How has the government dealt with the mental health issues? 

How has the government dealt with  the mental health issues? 

A call to prioritize the wellness of the student body and implement better mental health education into the curriculum 

In Canada October 3-9, is Mental Illness Awareness Week, and October 10, 2021 is World Mental Health Day, and although much has been done there is still much more to do, long after the day and the week have gone by.
In secondary  schools, one in five students shows signs of mental illness, and a great percentage of these children will not receive treatment.

Suicide has now been identified as the second leading cause of death among high school students, yet little to no constructive action has been taken.
Why are so many teens deciding that death is a preferable alternative to continuing on?
The answer lies in the fact that mental health is an uncomfortable discussion topic. We remain preoccupied in a culture that tells children to hide their emotions because they need to be tough, and that emotions, especially negative ones are meant to be kept private.
Meanwhile the number and severity of mental-health issues also continue to increase on campuses across the country.
We cannot go on like this.
We cannot continue to push mental health out of public discussion, and treat those who are hurting like they are broken.

Superimposed on this super-charged issue, is the fact that on March 11, 2020, the World Health Organization declared the COVID-19 outbreak a global health crisis ― a pandemic.
Motivated by prior disease models, historic and unprecedented public health actions designed to reduce transmission, including social distancing, followed this announcement .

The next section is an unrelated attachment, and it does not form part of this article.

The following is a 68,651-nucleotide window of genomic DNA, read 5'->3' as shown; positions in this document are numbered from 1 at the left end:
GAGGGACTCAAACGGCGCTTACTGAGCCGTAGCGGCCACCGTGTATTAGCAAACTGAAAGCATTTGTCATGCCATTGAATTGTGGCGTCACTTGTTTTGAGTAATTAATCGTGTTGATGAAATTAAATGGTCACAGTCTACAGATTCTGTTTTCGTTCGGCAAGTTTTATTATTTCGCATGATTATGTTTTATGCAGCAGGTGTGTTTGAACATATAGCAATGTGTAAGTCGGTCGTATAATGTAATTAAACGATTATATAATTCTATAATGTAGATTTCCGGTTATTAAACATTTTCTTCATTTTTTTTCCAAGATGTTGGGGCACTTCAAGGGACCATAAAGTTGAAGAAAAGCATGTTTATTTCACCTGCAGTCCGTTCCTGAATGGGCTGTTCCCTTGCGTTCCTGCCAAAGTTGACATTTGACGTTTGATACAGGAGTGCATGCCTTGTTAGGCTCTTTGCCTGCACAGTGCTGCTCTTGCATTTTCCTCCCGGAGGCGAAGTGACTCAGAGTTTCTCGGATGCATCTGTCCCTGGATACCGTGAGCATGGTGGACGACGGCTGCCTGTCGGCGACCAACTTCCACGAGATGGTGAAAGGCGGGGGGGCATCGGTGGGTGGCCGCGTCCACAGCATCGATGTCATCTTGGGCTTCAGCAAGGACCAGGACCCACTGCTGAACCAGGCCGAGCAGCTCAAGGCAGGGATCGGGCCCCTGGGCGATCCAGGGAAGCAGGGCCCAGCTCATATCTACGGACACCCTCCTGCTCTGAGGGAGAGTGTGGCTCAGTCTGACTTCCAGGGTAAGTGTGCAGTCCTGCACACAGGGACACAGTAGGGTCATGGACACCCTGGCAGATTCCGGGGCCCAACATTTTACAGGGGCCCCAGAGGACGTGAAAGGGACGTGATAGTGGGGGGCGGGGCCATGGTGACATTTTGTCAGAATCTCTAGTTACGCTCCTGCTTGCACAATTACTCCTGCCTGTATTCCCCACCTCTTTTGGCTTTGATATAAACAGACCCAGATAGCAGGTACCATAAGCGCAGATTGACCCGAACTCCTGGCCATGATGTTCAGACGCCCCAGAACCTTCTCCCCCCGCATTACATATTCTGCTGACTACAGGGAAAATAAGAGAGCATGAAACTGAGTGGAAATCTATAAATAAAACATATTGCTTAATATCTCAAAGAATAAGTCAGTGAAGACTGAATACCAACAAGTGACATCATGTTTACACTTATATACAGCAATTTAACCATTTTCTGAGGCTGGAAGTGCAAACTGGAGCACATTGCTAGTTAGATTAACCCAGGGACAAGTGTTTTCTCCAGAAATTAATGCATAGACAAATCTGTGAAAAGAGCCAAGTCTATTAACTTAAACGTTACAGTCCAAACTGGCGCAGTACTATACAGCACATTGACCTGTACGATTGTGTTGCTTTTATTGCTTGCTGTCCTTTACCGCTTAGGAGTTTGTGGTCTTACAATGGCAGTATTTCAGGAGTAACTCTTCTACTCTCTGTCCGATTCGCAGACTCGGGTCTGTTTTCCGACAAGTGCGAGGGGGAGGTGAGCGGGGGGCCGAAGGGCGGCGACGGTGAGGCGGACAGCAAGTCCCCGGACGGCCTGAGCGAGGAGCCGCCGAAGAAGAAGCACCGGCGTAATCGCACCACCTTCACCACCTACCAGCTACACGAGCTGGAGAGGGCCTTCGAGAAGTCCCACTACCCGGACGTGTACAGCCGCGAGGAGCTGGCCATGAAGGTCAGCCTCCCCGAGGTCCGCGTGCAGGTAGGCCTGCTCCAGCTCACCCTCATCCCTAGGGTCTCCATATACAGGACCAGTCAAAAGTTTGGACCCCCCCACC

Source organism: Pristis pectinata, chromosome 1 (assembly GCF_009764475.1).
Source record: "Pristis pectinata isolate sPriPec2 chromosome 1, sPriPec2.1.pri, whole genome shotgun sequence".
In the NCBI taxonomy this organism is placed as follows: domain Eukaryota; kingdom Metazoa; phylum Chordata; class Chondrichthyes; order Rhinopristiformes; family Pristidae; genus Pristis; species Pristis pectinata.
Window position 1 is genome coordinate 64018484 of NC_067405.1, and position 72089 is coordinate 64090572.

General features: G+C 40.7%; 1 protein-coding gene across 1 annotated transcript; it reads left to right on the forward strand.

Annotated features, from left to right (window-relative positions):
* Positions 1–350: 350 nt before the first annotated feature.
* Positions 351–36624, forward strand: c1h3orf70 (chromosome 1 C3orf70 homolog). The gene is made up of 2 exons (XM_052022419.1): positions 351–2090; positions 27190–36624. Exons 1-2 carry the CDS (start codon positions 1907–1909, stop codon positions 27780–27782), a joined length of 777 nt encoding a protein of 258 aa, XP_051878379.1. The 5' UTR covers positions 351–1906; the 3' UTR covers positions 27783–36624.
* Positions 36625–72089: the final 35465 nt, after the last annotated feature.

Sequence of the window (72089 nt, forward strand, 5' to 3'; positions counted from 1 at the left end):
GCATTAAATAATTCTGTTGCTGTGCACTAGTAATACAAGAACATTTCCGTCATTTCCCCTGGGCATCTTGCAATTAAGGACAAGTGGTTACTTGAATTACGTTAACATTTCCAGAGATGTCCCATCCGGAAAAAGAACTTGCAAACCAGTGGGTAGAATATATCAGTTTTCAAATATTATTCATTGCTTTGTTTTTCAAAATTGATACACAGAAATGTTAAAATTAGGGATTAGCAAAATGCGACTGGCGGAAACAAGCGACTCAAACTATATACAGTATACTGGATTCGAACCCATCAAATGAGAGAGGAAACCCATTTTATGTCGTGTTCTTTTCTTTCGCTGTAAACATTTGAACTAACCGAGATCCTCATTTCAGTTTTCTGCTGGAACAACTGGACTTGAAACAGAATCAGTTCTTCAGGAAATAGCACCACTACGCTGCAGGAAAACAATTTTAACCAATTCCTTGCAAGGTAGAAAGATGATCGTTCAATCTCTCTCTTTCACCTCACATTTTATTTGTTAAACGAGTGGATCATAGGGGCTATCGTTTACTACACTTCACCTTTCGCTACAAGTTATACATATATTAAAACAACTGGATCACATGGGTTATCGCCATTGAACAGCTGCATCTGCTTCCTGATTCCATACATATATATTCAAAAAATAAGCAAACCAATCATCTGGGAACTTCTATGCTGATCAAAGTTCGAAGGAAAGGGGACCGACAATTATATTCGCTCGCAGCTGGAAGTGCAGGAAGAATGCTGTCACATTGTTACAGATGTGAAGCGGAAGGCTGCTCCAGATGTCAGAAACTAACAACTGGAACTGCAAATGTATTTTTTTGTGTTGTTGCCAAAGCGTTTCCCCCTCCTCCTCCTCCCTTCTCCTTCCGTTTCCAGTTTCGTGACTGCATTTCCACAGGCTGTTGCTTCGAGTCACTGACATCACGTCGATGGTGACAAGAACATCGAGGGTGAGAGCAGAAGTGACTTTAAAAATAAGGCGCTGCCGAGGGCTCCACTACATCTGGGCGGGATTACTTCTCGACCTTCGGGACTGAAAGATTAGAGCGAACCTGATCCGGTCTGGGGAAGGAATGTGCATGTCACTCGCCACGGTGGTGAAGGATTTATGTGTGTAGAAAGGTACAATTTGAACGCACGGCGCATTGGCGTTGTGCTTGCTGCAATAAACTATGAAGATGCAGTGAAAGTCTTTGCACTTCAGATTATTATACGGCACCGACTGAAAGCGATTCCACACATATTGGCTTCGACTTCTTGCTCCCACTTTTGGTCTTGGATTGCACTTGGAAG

While required to halt the spread of COVID-19, physical distancing also possess the ability for negative secondary outcomes, such as an increased risk of suicide.
Findings in 2020, from Statistics Canada’s Canadian Perspectives Survey Series (CPSS) showed decreases in people’s self-perceived mental health with fewer reporting their mental health as “excellent” or “very good”), particularly among women and young people aged 15 to 24 years.
Pioneering a path to effective mental health awareness training for faculty and students will shatter the stigma surrounding mental illness so that those struggling are open to reaching out to the resources universities and schools provide.

On February 15, 2019,  Ming Mei Ip, 24, a student in art education, committed suicide in a studio in Concordia’s Visual Arts Building. A close friend confirmed Ip had been struggling with mental illness for several years.
She was the first student to die on campus by suicide, but her death highlighted the archaic response to mental health crisis — hush it up, release as little information as possible, so that faculty and students can both move on.
Concordia claims that the university had already begun to re-evaluate how it responds to mental health crises.
In this Mental Health Awareness month, I call on all national stakeholders to take a step back and cogitate on not only this past year, and the unparalleled emotional turmoil it caused,  but also the manner in which mental health has been handled for the past several years, and utilize the reflection towards effecting positive changes.
A primary step would be to prioritize the wellness of the student body and commence implementation of better mental health education into the curriculum.

Teaching students about the importance of a healthy mental state, and how to reach it,  as well as about mental illness and the stigma surrounding it will not only expose students to information that could help them one day, but also aid them in identifying signs of mental illness in their peers.
Let there be a national mental health awareness training program.
Considering this a necessity would be an understatement, and it is time to take that first step to save the minds and lives of the students… the future leaders of our nation.

Aleuta continua— The struggle continues.